Fireworks displays and picnics are over. The long, July 4th weekend came and went. And it was warm. We have not had many such days this summer.
For me, like most septuagenarians, the number of friends from the past is shrinking. Didn't have many of them to count on in the first place. But there are friends that one thinks of because memories of the days and events associated with them are pleasant.
So, when a 92-year old friend, who made a habit of keeping in touch for decades stopped communicating it was cause for concern......he had not acknowledged two letters and photographs that I mailed. He lived alone in New Jersey. I thought of calling him but kept putting it off because I dreaded the thought that no one might pick up the phone or, worse still, a recorded message from the telephone company that the "number is no longer in service".
One day, last week I took the plunge and called. What a pleasure it was when Charlie answered the phone. Not as strong but it was the same, deep voice I knew. Said he was in hospital for kidney infection and feels weaker. Charlie never married. I brought him upto date with news of my children and grand children. Talked about the weather here in San Francisco Bay area and in New Jersey; the shenanigans of politicians, and the dismal outlook for our country. A voracious reader, Charlie is always surrounded by books (non-fiction) and reads The New York Times. He can no longer go down and cross the street to buy the newspaper but someone delivers it to him.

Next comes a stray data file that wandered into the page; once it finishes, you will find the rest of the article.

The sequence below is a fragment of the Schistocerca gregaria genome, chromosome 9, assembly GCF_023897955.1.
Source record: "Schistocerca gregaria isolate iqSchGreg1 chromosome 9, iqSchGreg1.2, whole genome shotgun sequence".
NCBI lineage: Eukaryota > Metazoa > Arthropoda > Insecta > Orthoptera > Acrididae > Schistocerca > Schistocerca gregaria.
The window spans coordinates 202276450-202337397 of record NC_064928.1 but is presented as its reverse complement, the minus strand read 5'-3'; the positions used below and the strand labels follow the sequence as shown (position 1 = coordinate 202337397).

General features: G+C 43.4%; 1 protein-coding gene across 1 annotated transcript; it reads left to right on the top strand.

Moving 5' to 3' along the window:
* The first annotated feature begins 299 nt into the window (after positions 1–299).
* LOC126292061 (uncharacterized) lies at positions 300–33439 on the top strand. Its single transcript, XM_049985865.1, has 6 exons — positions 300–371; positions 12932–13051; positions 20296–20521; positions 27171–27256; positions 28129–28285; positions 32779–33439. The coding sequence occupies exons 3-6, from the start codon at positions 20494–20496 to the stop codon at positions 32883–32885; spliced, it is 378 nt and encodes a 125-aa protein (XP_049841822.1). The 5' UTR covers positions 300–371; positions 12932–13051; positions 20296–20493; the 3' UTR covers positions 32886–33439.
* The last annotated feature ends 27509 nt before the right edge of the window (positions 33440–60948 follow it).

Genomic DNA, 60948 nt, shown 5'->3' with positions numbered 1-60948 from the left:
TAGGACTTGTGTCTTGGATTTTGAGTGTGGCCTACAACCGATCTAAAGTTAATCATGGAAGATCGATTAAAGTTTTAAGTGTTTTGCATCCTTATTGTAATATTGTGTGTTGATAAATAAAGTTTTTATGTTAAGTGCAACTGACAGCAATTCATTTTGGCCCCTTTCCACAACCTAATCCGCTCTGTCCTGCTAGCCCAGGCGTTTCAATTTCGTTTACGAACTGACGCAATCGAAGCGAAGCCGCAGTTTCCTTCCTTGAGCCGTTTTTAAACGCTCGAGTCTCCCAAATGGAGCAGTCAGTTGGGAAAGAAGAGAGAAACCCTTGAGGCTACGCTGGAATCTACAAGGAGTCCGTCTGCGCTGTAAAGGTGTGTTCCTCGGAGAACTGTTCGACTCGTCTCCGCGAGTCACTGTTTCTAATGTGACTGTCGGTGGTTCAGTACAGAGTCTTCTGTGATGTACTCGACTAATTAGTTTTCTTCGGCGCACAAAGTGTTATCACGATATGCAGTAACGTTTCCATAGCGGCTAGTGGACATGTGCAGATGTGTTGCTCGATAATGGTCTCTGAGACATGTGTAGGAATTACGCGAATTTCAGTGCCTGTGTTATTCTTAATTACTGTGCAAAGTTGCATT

When we ended the conversation I thought of Kolkata in 1969 when I first met Charlie. The monsoon rains that brought all public transport to a halt. A bad time for me and my colleagues. Often, a driver of one of the office cars was instructed by Charlie to take us home.
Kolkata - Rickshaw puller on a waterlogged street
Then there were days when he ordered kathi rolls from Nizam
. The office smelled of spicy chicken kababs, grilled over flame on skewers, and onions. Rolled in greasy parathas
, they were a treat.
Time marches on. American Export Lines
, the steamship company that Charlie and I worked for no longer exists. The business of shipping has changed, many functions performed by people have become automated, impersonal. In those days the ships carried crates of tea, rolls of jute, bales of hide and human hair, from Kolkata to the United States. Now ships carry cargo containers and until one looks at the shipping manifest the contents remain unknown. Progress....in a way, yes. Being put on hold by a recorded voice and then listening to canned music and required to go though pushing buttons on the key pad is also progress according to the corporations that subject us to shoddy service. And so it goes.